Background-Intracranial aneurysm (IA) is a common vascular disorder that frequently leads to fatal vascular rupture. Although various acquired risk factors associated with IA have been identified, the hereditary basis of IA remains poorly understood. As a result, genetically modified animals accurately modeling IA and related pathogenesis have been lacking, and subsequent drug development has been delayed.
Methods and Results-The transcription factor Sox17 is robustly expressed in endothelial cells of normal intracerebral arteries. The combination of Sox17 deficiency and angiotensin II infusion in mice induces vascular abnormalities closely resembling the cardinal features of IA such as luminal dilation, wall thinning, tortuosity, and subarachnoid hemorrhages. This combination impairs junctional assembly, cell-matrix adhesion, regeneration capacity, and paracrine secretion in endothelial cells of intracerebral arteries, highlighting key endothelial dysfunctions that lead to IA pathogenesis. Moreover, human IA samples showed reduced Sox17 expression and impaired endothelial integrity, further strengthening the applicability of this animal model to clinical settings.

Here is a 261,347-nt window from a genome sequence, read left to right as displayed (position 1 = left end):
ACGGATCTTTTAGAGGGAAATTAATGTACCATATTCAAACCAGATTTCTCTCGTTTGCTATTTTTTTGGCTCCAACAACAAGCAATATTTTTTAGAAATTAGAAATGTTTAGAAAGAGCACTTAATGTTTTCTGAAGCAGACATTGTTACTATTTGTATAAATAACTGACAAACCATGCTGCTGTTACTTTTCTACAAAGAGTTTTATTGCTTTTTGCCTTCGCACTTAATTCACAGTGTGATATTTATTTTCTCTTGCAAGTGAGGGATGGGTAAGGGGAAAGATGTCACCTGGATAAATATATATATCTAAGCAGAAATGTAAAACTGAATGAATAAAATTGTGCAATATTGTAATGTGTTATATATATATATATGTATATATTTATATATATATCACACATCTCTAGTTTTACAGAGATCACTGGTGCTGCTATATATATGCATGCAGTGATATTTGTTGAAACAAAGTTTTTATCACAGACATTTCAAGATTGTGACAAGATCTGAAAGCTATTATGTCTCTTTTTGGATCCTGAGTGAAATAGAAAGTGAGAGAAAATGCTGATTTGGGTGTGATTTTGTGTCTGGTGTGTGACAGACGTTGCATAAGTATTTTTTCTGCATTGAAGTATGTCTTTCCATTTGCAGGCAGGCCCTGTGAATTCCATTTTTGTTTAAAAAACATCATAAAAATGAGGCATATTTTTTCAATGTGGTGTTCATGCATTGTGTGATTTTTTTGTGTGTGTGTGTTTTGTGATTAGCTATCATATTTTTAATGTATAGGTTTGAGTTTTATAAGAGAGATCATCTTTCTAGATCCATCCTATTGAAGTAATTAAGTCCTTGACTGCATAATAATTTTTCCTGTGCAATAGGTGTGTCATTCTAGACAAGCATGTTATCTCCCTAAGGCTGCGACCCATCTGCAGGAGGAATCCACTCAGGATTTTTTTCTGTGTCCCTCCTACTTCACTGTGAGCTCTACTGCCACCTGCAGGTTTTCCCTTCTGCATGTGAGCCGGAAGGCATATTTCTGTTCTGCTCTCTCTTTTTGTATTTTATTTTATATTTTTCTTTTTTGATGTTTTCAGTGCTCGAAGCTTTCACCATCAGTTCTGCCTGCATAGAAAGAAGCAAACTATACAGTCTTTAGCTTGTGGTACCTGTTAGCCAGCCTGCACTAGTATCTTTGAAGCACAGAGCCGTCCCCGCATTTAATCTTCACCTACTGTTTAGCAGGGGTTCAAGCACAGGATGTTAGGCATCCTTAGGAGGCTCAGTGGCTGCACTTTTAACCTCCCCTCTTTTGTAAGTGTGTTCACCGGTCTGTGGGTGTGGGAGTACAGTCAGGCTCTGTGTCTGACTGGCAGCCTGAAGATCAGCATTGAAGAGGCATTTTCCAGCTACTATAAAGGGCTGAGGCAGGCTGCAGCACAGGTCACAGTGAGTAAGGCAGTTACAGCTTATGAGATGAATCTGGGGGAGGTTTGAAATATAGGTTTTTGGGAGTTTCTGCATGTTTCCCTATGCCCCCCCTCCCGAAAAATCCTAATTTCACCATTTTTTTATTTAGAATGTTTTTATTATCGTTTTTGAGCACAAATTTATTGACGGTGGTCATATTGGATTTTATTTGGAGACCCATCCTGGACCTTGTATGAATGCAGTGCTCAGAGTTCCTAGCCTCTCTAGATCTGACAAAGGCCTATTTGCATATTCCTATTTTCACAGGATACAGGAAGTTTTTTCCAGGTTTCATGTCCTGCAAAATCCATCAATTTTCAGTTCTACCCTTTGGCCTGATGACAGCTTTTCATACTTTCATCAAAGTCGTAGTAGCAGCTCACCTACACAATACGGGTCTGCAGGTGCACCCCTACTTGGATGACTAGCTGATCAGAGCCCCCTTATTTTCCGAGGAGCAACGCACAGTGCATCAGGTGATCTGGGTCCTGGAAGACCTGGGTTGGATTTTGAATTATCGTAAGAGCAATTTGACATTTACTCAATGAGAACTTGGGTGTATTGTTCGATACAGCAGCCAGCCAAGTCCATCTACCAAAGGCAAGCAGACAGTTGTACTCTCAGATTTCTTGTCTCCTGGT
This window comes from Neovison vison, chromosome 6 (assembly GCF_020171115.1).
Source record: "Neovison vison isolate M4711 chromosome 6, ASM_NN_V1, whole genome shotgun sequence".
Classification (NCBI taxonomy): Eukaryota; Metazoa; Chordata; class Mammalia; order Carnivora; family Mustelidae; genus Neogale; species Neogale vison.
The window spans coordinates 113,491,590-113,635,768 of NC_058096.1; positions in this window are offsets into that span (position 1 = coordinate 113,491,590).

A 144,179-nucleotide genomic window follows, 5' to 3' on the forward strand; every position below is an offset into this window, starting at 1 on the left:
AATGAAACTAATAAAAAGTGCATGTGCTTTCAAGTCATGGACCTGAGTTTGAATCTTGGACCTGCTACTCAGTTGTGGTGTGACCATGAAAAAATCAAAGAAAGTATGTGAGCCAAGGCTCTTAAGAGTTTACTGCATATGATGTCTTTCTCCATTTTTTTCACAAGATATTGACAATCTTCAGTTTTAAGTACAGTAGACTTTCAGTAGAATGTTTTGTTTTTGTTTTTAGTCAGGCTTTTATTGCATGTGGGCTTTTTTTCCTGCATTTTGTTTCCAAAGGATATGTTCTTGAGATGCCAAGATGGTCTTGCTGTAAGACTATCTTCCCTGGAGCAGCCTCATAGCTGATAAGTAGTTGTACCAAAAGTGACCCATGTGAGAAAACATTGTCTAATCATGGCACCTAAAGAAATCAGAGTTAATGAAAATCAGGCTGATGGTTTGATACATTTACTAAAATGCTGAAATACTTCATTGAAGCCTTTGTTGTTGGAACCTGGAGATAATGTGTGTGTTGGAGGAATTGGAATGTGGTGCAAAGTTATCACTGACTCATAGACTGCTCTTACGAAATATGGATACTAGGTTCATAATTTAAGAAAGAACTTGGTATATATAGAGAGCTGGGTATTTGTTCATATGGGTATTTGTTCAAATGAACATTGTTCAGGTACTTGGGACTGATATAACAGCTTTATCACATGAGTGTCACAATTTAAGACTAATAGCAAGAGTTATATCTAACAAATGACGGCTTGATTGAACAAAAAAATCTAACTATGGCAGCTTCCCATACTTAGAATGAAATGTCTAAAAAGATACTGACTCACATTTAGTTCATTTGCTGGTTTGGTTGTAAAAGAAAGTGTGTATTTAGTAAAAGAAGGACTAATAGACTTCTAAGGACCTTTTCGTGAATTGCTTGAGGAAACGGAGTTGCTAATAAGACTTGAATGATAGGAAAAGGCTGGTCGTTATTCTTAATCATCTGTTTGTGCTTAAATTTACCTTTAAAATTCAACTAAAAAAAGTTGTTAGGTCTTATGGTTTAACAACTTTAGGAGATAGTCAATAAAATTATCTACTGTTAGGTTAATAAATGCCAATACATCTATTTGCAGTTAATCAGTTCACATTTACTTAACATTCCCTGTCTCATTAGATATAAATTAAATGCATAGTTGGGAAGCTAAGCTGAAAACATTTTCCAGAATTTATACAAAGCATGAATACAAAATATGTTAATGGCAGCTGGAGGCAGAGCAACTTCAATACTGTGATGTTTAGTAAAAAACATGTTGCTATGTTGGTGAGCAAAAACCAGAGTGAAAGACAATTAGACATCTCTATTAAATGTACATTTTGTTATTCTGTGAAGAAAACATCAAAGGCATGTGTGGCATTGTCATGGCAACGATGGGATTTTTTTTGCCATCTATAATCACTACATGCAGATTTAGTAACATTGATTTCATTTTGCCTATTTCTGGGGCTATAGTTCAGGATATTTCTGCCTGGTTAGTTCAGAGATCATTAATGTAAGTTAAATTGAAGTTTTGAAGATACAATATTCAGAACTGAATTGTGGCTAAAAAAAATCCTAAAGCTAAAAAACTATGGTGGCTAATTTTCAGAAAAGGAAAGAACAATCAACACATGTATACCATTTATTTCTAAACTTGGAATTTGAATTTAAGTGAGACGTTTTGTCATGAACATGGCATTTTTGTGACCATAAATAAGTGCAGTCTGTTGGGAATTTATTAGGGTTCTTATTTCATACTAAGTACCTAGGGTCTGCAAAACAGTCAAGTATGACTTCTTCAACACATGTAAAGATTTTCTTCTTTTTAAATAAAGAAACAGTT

Conclusions-Our findings demonstrate that Sox17 deficiency in mouse can induce IA under hypertensive conditions, suggesting Sox17 deficiency as a potential genetic factor for IA formation. The Sox17-deficient mouse model provides a novel platform to develop therapeutics for incurable IA.